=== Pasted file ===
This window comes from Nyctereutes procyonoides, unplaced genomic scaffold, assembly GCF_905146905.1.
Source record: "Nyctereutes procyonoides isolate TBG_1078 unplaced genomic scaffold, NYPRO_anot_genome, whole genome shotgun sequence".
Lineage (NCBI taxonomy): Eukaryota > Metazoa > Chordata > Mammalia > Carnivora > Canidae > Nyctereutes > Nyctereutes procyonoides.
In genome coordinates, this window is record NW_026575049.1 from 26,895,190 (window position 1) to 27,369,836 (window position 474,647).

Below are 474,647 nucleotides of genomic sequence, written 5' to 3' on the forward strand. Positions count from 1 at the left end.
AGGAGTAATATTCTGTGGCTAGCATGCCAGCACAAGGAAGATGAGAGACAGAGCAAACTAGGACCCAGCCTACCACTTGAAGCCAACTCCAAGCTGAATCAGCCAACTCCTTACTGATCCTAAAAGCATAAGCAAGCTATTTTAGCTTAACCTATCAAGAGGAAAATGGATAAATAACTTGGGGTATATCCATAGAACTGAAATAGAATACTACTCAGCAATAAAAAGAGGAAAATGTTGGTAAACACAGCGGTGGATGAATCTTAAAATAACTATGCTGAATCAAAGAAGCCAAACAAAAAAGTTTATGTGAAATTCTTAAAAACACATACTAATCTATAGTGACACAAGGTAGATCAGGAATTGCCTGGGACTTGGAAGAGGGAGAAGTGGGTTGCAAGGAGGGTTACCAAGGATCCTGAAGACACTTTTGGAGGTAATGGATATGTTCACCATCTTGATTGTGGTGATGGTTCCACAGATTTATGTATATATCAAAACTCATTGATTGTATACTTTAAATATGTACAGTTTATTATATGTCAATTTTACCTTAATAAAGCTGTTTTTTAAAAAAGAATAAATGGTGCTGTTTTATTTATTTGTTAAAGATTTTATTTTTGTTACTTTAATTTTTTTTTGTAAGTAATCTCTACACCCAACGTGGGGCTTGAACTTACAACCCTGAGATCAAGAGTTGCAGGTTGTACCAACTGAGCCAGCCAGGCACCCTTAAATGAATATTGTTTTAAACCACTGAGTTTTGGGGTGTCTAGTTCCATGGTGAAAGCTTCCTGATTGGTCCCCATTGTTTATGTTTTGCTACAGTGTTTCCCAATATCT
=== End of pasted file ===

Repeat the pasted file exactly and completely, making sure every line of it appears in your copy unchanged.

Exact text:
This window comes from Nyctereutes procyonoides, unplaced genomic scaffold, assembly GCF_905146905.1.
Source record: "Nyctereutes procyonoides isolate TBG_1078 unplaced genomic scaffold, NYPRO_anot_genome, whole genome shotgun sequence".
Lineage (NCBI taxonomy): Eukaryota > Metazoa > Chordata > Mammalia > Carnivora > Canidae > Nyctereutes > Nyctereutes procyonoides.
In genome coordinates, this window is record NW_026575049.1 from 26,895,190 (window position 1) to 27,369,836 (window position 474,647).

Below are 474,647 nucleotides of genomic sequence, written 5' to 3' on the forward strand. Positions count from 1 at the left end.
AGGAGTAATATTCTGTGGCTAGCATGCCAGCACAAGGAAGATGAGAGACAGAGCAAACTAGGACCCAGCCTACCACTTGAAGCCAACTCCAAGCTGAATCAGCCAACTCCTTACTGATCCTAAAAGCATAAGCAAGCTATTTTAGCTTAACCTATCAAGAGGAAAATGGATAAATAACTTGGGGTATATCCATAGAACTGAAATAGAATACTACTCAGCAATAAAAAGAGGAAAATGTTGGTAAACACAGCGGTGGATGAATCTTAAAATAACTATGCTGAATCAAAGAAGCCAAACAAAAAAGTTTATGTGAAATTCTTAAAAACACATACTAATCTATAGTGACACAAGGTAGATCAGGAATTGCCTGGGACTTGGAAGAGGGAGAAGTGGGTTGCAAGGAGGGTTACCAAGGATCCTGAAGACACTTTTGGAGGTAATGGATATGTTCACCATCTTGATTGTGGTGATGGTTCCACAGATTTATGTATATATCAAAACTCATTGATTGTATACTTTAAATATGTACAGTTTATTATATGTCAATTTTACCTTAATAAAGCTGTTTTTTAAAAAAGAATAAATGGTGCTGTTTTATTTATTTGTTAAAGATTTTATTTTTGTTACTTTAATTTTTTTTTGTAAGTAATCTCTACACCCAACGTGGGGCTTGAACTTACAACCCTGAGATCAAGAGTTGCAGGTTGTACCAACTGAGCCAGCCAGGCACCCTTAAATGAATATTGTTTTAAACCACTGAGTTTTGGGGTGTCTAGTTCCATGGTGAAAGCTTCCTGATTGGTCCCCATTGTTTATGTTTTGCTACAGTGTTTCCCAATATCT